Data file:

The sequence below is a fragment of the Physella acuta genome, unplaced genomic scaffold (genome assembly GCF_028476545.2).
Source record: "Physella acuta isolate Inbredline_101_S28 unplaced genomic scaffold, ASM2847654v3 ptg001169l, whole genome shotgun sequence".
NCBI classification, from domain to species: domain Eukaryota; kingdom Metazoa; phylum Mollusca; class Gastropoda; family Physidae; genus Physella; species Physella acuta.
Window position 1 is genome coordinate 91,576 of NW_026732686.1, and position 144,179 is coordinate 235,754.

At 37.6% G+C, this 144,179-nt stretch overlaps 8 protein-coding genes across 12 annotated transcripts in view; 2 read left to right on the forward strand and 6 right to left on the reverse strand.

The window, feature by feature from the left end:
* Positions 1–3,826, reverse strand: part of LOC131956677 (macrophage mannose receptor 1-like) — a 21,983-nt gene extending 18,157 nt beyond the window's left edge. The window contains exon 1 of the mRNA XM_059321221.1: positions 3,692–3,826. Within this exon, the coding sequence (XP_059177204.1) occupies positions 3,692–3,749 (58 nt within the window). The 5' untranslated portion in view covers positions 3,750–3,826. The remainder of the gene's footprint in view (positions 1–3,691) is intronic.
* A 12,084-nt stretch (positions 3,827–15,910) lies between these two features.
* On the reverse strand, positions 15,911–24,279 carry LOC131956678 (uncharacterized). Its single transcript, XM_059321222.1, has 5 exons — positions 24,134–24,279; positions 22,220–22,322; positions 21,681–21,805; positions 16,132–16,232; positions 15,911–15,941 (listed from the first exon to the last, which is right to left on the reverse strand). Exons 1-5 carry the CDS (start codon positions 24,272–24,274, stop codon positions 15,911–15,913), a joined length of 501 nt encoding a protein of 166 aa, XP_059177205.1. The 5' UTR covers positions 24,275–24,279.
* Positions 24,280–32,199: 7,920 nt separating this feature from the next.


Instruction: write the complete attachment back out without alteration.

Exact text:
The sequence below is a fragment of the Physella acuta genome, unplaced genomic scaffold (genome assembly GCF_028476545.2).
Source record: "Physella acuta isolate Inbredline_101_S28 unplaced genomic scaffold, ASM2847654v3 ptg001169l, whole genome shotgun sequence".
NCBI classification, from domain to species: domain Eukaryota; kingdom Metazoa; phylum Mollusca; class Gastropoda; family Physidae; genus Physella; species Physella acuta.
Window position 1 is genome coordinate 91,576 of NW_026732686.1, and position 144,179 is coordinate 235,754.

At 37.6% G+C, this 144,179-nt stretch overlaps 8 protein-coding genes across 12 annotated transcripts in view; 2 read left to right on the forward strand and 6 right to left on the reverse strand.

The window, feature by feature from the left end:
* Positions 1–3,826, reverse strand: part of LOC131956677 (macrophage mannose receptor 1-like) — a 21,983-nt gene extending 18,157 nt beyond the window's left edge. The window contains exon 1 of the mRNA XM_059321221.1: positions 3,692–3,826. Within this exon, the coding sequence (XP_059177204.1) occupies positions 3,692–3,749 (58 nt within the window). The 5' untranslated portion in view covers positions 3,750–3,826. The remainder of the gene's footprint in view (positions 1–3,691) is intronic.
* A 12,084-nt stretch (positions 3,827–15,910) lies between these two features.
* On the reverse strand, positions 15,911–24,279 carry LOC131956678 (uncharacterized). Its single transcript, XM_059321222.1, has 5 exons — positions 24,134–24,279; positions 22,220–22,322; positions 21,681–21,805; positions 16,132–16,232; positions 15,911–15,941 (listed from the first exon to the last, which is right to left on the reverse strand). Exons 1-5 carry the CDS (start codon positions 24,272–24,274, stop codon positions 15,911–15,913), a joined length of 501 nt encoding a protein of 166 aa, XP_059177205.1. The 5' UTR covers positions 24,275–24,279.
* Positions 24,280–32,199: 7,920 nt separating this feature from the next.